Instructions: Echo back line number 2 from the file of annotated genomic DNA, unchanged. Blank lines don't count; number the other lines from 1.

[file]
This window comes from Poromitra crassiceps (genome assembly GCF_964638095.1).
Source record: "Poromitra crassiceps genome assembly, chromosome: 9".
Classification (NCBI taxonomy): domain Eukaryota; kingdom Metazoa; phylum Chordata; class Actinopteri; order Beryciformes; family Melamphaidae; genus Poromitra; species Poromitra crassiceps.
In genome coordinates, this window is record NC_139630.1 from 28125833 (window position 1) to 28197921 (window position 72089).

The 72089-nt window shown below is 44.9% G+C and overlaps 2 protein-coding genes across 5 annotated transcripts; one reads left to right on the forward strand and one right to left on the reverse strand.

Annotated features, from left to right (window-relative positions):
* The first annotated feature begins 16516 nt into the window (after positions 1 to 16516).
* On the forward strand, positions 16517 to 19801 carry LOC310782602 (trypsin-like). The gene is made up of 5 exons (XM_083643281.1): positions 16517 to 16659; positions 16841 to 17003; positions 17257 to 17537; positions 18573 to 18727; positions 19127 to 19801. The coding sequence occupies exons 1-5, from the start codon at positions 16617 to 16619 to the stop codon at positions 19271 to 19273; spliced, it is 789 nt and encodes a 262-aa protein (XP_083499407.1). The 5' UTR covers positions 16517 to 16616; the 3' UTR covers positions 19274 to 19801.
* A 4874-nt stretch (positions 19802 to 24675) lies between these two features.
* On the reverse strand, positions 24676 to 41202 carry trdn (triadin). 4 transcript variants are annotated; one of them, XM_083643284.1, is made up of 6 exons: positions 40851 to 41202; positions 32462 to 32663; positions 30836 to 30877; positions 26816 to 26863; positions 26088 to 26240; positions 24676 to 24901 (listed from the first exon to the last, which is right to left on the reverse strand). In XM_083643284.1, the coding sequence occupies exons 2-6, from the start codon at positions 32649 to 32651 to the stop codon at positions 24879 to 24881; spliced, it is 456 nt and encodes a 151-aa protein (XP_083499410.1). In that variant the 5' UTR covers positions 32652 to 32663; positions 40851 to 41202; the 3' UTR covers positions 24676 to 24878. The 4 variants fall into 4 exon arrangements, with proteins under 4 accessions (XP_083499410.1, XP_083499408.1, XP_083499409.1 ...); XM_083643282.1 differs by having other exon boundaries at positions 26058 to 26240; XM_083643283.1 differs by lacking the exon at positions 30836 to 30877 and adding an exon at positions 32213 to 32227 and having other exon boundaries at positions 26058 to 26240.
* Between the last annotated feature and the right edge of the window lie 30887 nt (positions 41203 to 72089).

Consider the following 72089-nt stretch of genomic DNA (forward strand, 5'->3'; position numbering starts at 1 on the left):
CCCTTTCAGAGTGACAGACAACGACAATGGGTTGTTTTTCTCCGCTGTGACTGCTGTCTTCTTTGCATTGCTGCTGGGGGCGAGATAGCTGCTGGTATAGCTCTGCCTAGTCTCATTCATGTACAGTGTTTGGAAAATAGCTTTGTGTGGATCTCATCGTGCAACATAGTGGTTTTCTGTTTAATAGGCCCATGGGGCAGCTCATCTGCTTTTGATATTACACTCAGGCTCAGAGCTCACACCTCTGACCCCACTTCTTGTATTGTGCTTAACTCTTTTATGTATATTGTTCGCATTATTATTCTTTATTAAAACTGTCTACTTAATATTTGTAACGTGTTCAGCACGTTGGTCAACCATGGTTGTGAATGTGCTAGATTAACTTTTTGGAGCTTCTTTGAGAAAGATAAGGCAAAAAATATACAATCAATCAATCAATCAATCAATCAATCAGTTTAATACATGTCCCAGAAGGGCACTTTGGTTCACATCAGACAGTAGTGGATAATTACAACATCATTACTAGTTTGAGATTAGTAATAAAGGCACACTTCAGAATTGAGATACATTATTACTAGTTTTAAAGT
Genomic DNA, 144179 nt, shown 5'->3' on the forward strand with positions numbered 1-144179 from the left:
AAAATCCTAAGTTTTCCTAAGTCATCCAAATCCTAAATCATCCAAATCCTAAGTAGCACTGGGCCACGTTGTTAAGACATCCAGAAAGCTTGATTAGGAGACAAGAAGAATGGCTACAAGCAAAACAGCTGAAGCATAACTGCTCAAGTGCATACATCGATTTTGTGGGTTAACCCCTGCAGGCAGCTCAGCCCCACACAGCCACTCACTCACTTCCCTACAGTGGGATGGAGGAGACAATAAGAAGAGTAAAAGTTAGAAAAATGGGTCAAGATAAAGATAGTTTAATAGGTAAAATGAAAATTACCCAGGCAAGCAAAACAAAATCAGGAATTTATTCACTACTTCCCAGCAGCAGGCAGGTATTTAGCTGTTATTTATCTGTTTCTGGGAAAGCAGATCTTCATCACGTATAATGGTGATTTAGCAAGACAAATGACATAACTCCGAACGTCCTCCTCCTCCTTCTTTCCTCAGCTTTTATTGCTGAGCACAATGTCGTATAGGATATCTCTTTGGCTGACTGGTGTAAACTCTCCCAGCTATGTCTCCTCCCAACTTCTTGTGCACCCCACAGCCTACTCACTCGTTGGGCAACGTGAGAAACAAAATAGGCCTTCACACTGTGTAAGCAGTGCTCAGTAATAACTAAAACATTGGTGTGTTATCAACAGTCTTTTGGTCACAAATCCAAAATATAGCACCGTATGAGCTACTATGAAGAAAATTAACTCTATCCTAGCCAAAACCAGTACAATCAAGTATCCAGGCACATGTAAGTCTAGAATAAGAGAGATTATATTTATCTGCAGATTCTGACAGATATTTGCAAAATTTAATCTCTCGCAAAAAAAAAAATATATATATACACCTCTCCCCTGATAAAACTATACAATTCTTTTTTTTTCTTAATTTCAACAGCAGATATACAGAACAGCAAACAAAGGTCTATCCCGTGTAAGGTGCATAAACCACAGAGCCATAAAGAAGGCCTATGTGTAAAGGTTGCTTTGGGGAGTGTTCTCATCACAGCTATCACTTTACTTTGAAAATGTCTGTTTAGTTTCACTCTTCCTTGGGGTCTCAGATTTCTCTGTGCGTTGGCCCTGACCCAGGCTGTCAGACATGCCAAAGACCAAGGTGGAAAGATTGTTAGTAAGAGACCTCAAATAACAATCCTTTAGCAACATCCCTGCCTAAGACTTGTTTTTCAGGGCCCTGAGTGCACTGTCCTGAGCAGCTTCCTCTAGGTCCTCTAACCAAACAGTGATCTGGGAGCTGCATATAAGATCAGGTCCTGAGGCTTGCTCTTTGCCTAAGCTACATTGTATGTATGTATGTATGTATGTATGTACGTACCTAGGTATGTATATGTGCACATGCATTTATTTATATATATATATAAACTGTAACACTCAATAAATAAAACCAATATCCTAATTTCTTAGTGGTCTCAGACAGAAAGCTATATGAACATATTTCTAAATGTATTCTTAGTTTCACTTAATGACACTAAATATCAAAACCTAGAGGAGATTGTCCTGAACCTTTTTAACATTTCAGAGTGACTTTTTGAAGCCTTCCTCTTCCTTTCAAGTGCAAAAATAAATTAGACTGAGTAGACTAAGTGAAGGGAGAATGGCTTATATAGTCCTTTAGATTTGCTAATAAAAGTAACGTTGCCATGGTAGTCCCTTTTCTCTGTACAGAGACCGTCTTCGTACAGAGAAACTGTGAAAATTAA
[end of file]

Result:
Source record: "Poromitra crassiceps genome assembly, chromosome: 9".